According to polling data released on Sunday by the New York Times and Siena College, former President Donald Trump is ahead of President Joe Biden in five swing states where Biden’s approval ratings remain low.
While leading in Wisconsin, polling data suggested that Biden was lagging Trump in Arizona, Georgia, Michigan, Nevada, and Pennsylvania. Combining the numbers from all six states, Trump beat Biden by 48 percent to 44 percent. If just likely voters are included, Biden’s numbers rise slightly, but Trump still leads everywhere but Wisconsin and Michigan.
Recent elections have seen the six polling states play a deciding role in the Electoral College, and that tendency is projected to continue in 2024.
The president’s figures were anticipated to be disappointing for him and his campaign in a number of critical groups, notably among voters under 30, Hispanic voters, African American voters and urban voters. The New York Times noted that the more racially diverse the swing state, the further Mr. Biden was behind, and that he led only in the whitest of the six.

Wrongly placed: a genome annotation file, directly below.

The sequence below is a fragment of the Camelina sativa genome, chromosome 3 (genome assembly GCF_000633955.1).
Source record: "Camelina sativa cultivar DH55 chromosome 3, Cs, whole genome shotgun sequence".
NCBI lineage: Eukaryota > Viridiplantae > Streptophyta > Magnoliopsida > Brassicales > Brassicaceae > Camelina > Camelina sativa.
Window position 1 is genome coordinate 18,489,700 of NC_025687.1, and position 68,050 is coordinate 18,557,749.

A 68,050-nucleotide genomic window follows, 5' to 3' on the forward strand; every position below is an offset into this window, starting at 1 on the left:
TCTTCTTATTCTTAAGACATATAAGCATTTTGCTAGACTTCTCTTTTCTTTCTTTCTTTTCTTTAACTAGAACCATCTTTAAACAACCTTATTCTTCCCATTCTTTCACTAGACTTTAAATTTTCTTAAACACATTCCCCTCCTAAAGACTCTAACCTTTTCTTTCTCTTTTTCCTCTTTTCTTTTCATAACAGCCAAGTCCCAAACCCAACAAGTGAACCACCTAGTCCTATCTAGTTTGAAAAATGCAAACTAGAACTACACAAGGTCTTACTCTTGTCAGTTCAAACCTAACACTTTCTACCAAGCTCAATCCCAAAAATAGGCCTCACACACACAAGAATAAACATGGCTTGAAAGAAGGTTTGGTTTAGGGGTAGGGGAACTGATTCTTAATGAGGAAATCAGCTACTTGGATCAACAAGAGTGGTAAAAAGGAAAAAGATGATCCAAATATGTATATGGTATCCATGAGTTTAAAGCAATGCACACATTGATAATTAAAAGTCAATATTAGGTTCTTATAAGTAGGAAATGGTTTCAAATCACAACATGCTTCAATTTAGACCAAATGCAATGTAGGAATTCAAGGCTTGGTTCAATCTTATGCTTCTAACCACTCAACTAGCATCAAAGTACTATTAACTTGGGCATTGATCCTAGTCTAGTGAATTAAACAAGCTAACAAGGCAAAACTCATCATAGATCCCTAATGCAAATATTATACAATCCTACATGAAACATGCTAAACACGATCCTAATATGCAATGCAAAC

Most damaging to Biden were statistics indicating whether or not the United States was heading on the “right track or wrong direction.” In every single state, a majority of voters (at least 60%) felt the country was heading in the wrong path.
Biden had a slim lead over Trump among non-affiliated voters, 39% to 37%. From 2% in Nevada to 6% in Georgia, those asked said they would vote for a different candidate if their only two options were Biden and Trump.
Trump’s poll numbers mirrored his other flaws: At least 44% of voters stated there was “not really any chance” they would back Trump in every state where this question was asked. However, Biden’s numbers were much worse, with at least 47% of voters saying there was “not really any chance” they would support Biden in every state. This number rose to 52% in Pennsylvania and 53% in Nevada.
Arizona, Georgia, Michigan, and Wisconsin all had higher shares of 2020 voters who said they would cast their ballots for Biden. In Nevada and Pennsylvania, Trump held a narrow lead.
Live operators took the votes of 3,662 registered voters over the phone from October 22nd to November 3rd. For each state, the margin of sampling error ranges from 4.4% to 4.8%.